On July 4, 2012, Hefner was optioned to Triple-A Buffalo. However, he was called back on July 21 after an injury to Johan Santana. On August 26, Hefner pitched his first game since returning from paternity leave for the birth of his second child. Although he got a no-decision, Hefner pitched the best game of his rookie season, by going eight innings and only surrendering one run on five hits.[5]

On Sept. 26, 2012, Hefner was the winning pitcher on the same night that David Wright broke the Mets' all-time hits record.[6]

On August 28, 2013, Hefner underwent Tommy John surgery.[7] Asked if he plans on a late 2014 return, Hefner stated, "That’s my goal, that’s my hope."[8]

After the 2013 season, Hefner was non-tendered by the Mets, making him a free agent.[9] However, he was re-signed to a one-year contract in December, prior to the start of the 2014 season.[10] On October 9, 2014, Hefner announced through his Twitter account that he would undergo a second Tommy John Surgery.[11]

St. Louis Cardinals

On December 28, 2015, the St. Louis Cardinals signed Hefner to a minor league deal, which included an invitation to spring training.[12] Hefner spent the 2016 season with their Triple-A affiliate, the Memphis Redbirds, where he posted a 3-6 record with a 5.12 ERA.[13] He became a free agent on November 7, 2016 .


On January 17, 2017, Hefner announced his retirement.[14]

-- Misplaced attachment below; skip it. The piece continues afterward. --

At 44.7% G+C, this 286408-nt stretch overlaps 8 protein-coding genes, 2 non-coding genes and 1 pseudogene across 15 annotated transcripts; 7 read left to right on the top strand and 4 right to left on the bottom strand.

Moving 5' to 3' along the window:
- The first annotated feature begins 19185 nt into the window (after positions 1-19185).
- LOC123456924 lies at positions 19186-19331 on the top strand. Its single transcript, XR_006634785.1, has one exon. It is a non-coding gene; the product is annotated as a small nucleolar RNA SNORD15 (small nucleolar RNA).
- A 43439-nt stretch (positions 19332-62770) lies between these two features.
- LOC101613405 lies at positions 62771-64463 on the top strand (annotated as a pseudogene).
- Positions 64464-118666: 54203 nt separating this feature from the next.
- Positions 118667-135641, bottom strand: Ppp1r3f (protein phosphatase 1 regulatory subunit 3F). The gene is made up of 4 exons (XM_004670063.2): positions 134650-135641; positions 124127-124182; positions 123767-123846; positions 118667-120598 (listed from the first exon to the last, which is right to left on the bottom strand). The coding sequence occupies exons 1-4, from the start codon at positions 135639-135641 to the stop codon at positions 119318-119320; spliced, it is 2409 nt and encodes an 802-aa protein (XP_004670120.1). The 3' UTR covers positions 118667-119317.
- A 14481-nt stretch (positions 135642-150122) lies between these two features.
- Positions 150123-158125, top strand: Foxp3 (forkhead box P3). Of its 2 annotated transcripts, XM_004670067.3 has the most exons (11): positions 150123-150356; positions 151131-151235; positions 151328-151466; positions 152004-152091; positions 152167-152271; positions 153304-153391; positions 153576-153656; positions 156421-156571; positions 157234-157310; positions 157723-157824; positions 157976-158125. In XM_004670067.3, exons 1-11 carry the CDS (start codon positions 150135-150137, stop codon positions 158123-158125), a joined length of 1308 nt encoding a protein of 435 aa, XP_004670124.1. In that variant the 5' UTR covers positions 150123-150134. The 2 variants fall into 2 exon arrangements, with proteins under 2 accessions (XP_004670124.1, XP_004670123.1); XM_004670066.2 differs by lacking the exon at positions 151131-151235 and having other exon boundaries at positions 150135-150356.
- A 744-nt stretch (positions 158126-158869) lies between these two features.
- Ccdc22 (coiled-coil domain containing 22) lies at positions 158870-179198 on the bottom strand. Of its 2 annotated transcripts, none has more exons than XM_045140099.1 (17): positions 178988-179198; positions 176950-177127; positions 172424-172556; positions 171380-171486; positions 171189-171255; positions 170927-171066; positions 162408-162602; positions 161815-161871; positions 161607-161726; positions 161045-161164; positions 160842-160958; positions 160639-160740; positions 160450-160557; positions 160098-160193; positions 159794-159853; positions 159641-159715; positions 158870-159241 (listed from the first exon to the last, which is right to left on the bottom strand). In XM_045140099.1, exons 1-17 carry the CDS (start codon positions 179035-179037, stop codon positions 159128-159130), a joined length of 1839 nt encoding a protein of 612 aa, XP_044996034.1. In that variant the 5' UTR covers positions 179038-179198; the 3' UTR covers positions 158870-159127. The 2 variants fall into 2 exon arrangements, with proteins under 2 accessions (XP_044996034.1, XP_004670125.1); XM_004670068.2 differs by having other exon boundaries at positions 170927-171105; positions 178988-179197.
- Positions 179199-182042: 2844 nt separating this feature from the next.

Pitching style

Hefner throws five pitches. He leads with a four-seam fastball around 89–91 mph. He also throws a two-seam fastball (89–91), a slider (86–89), a curveball (74–77), and a changeup (83–85). Right-handed hitters see a higher number of sliders, but he mixes all of his pitches against right-handed and left-handed hitters. Hefner's pitches have below-average whiff rates, reflected in only 18 strikeouts in his first 32 innings of work. However, he has also shown excellent control, walking only four batters in that span.[15][16]

Personal life

Hefner is married to Sarah Grace Hefner, a personal trainer.[17] They have two children; a son, Jace (born in 2010), and a daughter, Jaylee (born in 2012). Jeremy plays golf recreationally.[18]


  1. "Jeremy Hefner - #17 - - Official Athletic Website of Oral Roberts University". Oral Roberts University Athletics. February 13, 2007. Retrieved 25 July 2012.
  2. BR Minors
  3. "Call doesn't go Mets' way in loss to Blue Jays". Retrieved 24 May 2012.
  4. "Top Hef: Mets' rookie Hefner does it all in win". Retrieved 30 May 2012.
  5. "Ike's second blast sends Mets to walk-off victory". Retrieved 27 August 2012.
  8. Twitter / Mets: The #Mets have non-tendered Scott Atchison, Jeremy Hefner, Omar Quintanilla, Justin Turner and Jordany Valdespin.
  10. "Jeremy Hefner on Twitter". Twitter. October 9, 2014. Retrieved October 9, 2014.
  11. Frederickson, Ben (December 28, 2015). "Cardinals sign former Mets pitcher Hefner to a minor-league deal". St. Louis Post-Dispatch. Retrieved December 28, 2015.
  14. "Brooks Baseball · Home of the PitchFX Tool - Player Card: Jeremy Hefner". Brooks Baseball. Retrieved 25 July 2012.
  15. "Jeremy Hefner Statistics and History -". Retrieved 25 July 2012.
  16. "Our Journey. For His Glory". Blogger. Retrieved 25 July 2012.
  17. "Jeremy Hefner Interview". YouTube. Retrieved 25 July 2012.